John Galbraith John Kenneth Galbraith, OC, LL.D (October 15, 1908 - April 29, 2006) was an influential Canadian-American economist of the 20th century. He was a Keynesian and an institutionalist, a leading proponent of US-style 20th century political liberalism and progressive politics. His books on economic topics were bestsellers in the late 1950s and during the 1960s.
Galbraith was a prolific author, producing four dozen books and over a thousand articles on various subjects. His most famous works were perhaps a popular trilogy of books on economics, "American Capitalism" (1952), "The Affluent Society (1958)", and "The New Industrial State" (1967). He taught at Harvard University for many years. Galbraith was also active in politics, serving in the administrations of Franklin D. Roosevelt, Harry S Truman, John F. Kennedy and Lyndon B. Johnson; and among other roles served as U.S. ambassador to India under Kennedy.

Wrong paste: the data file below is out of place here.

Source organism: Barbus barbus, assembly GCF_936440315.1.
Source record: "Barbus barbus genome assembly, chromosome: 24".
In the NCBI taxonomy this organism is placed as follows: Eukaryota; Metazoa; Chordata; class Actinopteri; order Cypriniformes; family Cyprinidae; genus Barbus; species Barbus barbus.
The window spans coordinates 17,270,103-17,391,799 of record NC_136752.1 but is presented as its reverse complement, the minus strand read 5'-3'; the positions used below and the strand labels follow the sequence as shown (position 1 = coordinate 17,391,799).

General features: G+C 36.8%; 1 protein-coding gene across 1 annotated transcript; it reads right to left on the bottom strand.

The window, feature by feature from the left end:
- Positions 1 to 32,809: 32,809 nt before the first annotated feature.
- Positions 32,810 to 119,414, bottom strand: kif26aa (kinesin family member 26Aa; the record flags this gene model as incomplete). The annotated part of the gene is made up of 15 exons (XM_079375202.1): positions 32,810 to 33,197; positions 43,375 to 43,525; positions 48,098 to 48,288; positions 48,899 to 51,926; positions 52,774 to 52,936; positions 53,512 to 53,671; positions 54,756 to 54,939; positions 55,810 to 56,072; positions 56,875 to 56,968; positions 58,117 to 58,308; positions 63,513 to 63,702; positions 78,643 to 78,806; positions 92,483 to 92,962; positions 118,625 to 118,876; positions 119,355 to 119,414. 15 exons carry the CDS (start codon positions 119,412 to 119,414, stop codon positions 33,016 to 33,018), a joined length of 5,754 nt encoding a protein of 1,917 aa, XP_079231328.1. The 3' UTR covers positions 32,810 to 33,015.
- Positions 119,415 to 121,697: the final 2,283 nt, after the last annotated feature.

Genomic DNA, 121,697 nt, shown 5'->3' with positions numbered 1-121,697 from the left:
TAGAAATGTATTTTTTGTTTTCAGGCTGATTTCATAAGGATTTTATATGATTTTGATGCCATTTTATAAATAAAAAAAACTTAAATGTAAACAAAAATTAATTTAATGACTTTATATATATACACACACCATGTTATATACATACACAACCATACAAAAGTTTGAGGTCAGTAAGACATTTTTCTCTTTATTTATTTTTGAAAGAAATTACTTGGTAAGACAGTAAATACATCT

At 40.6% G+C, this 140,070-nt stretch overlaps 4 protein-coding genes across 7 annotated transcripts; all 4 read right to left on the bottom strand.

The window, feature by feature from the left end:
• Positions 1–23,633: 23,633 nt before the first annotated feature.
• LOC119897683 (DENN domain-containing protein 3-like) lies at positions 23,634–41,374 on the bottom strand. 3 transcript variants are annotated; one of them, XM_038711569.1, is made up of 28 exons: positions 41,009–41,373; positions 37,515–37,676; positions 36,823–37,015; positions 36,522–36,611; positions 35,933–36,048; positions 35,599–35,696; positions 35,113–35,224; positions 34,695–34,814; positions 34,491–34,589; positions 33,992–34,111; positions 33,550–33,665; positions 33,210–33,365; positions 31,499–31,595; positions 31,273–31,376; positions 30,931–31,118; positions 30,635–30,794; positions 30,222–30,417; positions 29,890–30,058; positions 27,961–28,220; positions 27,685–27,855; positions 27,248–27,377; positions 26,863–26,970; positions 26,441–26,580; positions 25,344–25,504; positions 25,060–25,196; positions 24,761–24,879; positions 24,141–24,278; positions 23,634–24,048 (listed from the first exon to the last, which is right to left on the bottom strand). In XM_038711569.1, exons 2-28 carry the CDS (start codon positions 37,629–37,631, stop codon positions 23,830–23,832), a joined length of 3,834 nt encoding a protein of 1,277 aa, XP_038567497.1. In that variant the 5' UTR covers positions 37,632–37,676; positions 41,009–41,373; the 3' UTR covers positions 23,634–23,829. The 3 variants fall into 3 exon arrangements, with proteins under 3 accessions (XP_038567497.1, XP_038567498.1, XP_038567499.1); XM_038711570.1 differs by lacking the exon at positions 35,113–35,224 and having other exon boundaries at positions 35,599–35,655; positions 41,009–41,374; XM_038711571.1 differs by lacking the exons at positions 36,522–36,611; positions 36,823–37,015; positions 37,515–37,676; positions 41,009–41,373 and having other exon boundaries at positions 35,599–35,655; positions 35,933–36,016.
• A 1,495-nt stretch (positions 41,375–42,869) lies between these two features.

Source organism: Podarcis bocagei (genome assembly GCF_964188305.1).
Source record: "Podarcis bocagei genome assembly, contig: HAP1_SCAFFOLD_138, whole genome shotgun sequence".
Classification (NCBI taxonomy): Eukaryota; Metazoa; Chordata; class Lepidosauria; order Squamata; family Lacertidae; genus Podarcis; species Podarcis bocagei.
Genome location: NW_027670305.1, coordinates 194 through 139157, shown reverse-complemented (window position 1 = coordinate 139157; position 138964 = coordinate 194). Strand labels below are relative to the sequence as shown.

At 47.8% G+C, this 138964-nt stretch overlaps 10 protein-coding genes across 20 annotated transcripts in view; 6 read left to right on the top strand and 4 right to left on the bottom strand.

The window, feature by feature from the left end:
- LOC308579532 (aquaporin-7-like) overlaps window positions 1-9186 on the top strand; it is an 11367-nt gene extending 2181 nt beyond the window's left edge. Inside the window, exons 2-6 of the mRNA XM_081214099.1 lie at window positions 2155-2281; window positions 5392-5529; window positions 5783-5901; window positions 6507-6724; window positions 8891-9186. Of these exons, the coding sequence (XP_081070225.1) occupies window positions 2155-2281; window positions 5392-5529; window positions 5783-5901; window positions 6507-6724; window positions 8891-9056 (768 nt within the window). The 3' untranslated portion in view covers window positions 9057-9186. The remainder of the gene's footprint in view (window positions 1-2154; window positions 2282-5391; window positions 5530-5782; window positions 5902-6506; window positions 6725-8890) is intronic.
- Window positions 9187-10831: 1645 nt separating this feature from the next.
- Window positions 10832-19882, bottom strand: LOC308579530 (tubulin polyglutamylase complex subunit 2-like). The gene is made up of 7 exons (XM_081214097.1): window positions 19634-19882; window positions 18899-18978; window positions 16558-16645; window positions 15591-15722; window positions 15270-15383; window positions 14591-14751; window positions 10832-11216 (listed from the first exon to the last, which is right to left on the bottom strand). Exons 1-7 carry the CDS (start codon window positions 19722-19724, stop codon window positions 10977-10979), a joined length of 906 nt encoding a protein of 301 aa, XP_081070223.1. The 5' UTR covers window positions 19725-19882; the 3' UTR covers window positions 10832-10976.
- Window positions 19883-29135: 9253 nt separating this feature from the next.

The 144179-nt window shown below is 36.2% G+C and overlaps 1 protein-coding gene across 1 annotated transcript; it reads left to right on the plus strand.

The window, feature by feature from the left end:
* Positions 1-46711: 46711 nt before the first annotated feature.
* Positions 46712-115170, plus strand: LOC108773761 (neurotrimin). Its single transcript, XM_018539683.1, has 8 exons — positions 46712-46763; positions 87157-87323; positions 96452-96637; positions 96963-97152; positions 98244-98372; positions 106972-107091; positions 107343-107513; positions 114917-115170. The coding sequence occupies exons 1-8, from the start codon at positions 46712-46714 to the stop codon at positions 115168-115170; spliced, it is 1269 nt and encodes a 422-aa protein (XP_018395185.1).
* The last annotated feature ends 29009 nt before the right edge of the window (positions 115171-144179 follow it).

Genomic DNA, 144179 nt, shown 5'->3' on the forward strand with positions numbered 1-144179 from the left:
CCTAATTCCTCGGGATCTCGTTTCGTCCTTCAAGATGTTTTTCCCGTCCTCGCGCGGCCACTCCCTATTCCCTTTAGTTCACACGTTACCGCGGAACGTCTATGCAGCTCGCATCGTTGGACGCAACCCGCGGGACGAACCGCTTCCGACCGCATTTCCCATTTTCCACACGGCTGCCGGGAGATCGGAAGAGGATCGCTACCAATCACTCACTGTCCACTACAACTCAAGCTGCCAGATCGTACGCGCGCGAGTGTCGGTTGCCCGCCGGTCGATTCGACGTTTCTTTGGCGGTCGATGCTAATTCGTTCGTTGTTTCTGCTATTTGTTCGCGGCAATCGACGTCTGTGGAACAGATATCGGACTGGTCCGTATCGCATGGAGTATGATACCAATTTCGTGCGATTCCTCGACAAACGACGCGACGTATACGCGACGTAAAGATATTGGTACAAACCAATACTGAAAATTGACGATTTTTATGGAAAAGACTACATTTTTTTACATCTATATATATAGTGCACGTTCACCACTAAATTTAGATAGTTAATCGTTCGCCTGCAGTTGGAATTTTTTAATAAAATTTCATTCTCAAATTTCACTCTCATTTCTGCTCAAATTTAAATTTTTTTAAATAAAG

He was one of the few two-time recipients of the Presidential Medal of Freedom, receiving one from President Truman in 1946 and another from President Bill Clinton in 2000. He was also awarded the Padma Vibhushan, India's second highest civilian award, for his contributions to strengthening ties between India and the United States..